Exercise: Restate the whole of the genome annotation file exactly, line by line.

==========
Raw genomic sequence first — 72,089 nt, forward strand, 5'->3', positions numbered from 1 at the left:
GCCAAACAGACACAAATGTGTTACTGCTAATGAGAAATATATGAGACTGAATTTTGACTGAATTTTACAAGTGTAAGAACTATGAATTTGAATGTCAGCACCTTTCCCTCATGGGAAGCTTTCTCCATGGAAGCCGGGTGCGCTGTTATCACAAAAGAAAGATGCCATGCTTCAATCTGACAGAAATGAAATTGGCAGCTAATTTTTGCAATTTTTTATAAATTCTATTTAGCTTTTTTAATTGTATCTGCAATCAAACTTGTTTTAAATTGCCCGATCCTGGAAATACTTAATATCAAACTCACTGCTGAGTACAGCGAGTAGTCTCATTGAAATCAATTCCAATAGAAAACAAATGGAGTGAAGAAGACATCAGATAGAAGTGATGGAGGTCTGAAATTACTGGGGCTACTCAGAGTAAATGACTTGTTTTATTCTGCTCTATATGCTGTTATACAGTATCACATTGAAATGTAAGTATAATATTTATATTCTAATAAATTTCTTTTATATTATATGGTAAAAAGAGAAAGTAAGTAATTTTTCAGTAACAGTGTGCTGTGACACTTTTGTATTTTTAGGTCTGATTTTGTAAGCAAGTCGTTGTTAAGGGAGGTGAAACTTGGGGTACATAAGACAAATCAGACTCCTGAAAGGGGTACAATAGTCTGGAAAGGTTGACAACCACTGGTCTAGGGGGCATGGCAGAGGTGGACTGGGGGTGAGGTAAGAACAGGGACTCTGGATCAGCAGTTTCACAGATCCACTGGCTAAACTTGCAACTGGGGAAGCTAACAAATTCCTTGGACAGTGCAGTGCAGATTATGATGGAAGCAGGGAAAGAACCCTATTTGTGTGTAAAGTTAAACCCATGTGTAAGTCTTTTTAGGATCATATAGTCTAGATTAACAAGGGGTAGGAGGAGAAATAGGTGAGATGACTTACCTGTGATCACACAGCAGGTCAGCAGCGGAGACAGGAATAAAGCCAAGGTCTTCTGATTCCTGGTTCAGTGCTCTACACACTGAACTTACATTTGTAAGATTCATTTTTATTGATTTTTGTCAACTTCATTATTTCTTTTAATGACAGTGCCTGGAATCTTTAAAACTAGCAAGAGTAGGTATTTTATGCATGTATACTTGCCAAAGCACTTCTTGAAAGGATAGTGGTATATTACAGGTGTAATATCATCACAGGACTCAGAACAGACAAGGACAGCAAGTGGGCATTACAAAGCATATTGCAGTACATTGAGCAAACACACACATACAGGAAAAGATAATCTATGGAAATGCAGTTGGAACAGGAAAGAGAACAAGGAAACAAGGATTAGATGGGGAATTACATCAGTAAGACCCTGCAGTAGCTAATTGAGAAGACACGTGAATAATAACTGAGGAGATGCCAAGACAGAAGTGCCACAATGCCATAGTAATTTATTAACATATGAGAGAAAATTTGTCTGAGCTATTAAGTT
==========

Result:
Raw genomic sequence first — 72,089 nt, forward strand, 5'->3', positions numbered from 1 at the left:
GCCAAACAGACACAAATGTGTTACTGCTAATGAGAAATATATGAGACTGAATTTTGACTGAATTTTACAAGTGTAAGAACTATGAATTTGAATGTCAGCACCTTTCCCTCATGGGAAGCTTTCTCCATGGAAGCCGGGTGCGCTGTTATCACAAAAGAAAGATGCCATGCTTCAATCTGACAGAAATGAAATTGGCAGCTAATTTTTGCAATTTTTTATAAATTCTATTTAGCTTTTTTAATTGTATCTGCAATCAAACTTGTTTTAAATTGCCCGATCCTGGAAATACTTAATATCAAACTCACTGCTGAGTACAGCGAGTAGTCTCATTGAAATCAATTCCAATAGAAAACAAATGGAGTGAAGAAGACATCAGATAGAAGTGATGGAGGTCTGAAATTACTGGGGCTACTCAGAGTAAATGACTTGTTTTATTCTGCTCTATATGCTGTTATACAGTATCACATTGAAATGTAAGTATAATATTTATATTCTAATAAATTTCTTTTATATTATATGGTAAAAAGAGAAAGTAAGTAATTTTTCAGTAACAGTGTGCTGTGACACTTTTGTATTTTTAGGTCTGATTTTGTAAGCAAGTCGTTGTTAAGGGAGGTGAAACTTGGGGTACATAAGACAAATCAGACTCCTGAAAGGGGTACAATAGTCTGGAAAGGTTGACAACCACTGGTCTAGGGGGCATGGCAGAGGTGGACTGGGGGTGAGGTAAGAACAGGGACTCTGGATCAGCAGTTTCACAGATCCACTGGCTAAACTTGCAACTGGGGAAGCTAACAAATTCCTTGGACAGTGCAGTGCAGATTATGATGGAAGCAGGGAAAGAACCCTATTTGTGTGTAAAGTTAAACCCATGTGTAAGTCTTTTTAGGATCATATAGTCTAGATTAACAAGGGGTAGGAGGAGAAATAGGTGAGATGACTTACCTGTGATCACACAGCAGGTCAGCAGCGGAGACAGGAATAAAGCCAAGGTCTTCTGATTCCTGGTTCAGTGCTCTACACACTGAACTTACATTTGTAAGATTCATTTTTATTGATTTTTGTCAACTTCATTATTTCTTTTAATGACAGTGCCTGGAATCTTTAAAACTAGCAAGAGTAGGTATTTTATGCATGTATACTTGCCAAAGCACTTCTTGAAAGGATAGTGGTATATTACAGGTGTAATATCATCACAGGACTCAGAACAGACAAGGACAGCAAGTGGGCATTACAAAGCATATTGCAGTACATTGAGCAAACACACACATACAGGAAAAGATAATCTATGGAAATGCAGTTGGAACAGGAAAGAGAACAAGGAAACAAGGATTAGATGGGGAATTACATCAGTAAGACCCTGCAGTAGCTAATTGAGAAGACACGTGAATAATAACTGAGGAGATGCCAAGACAGAAGTGCCACAATGCCATAGTAATTTATTAACATATGAGAGAAAATTTGTCTGAGCTATTAAGTT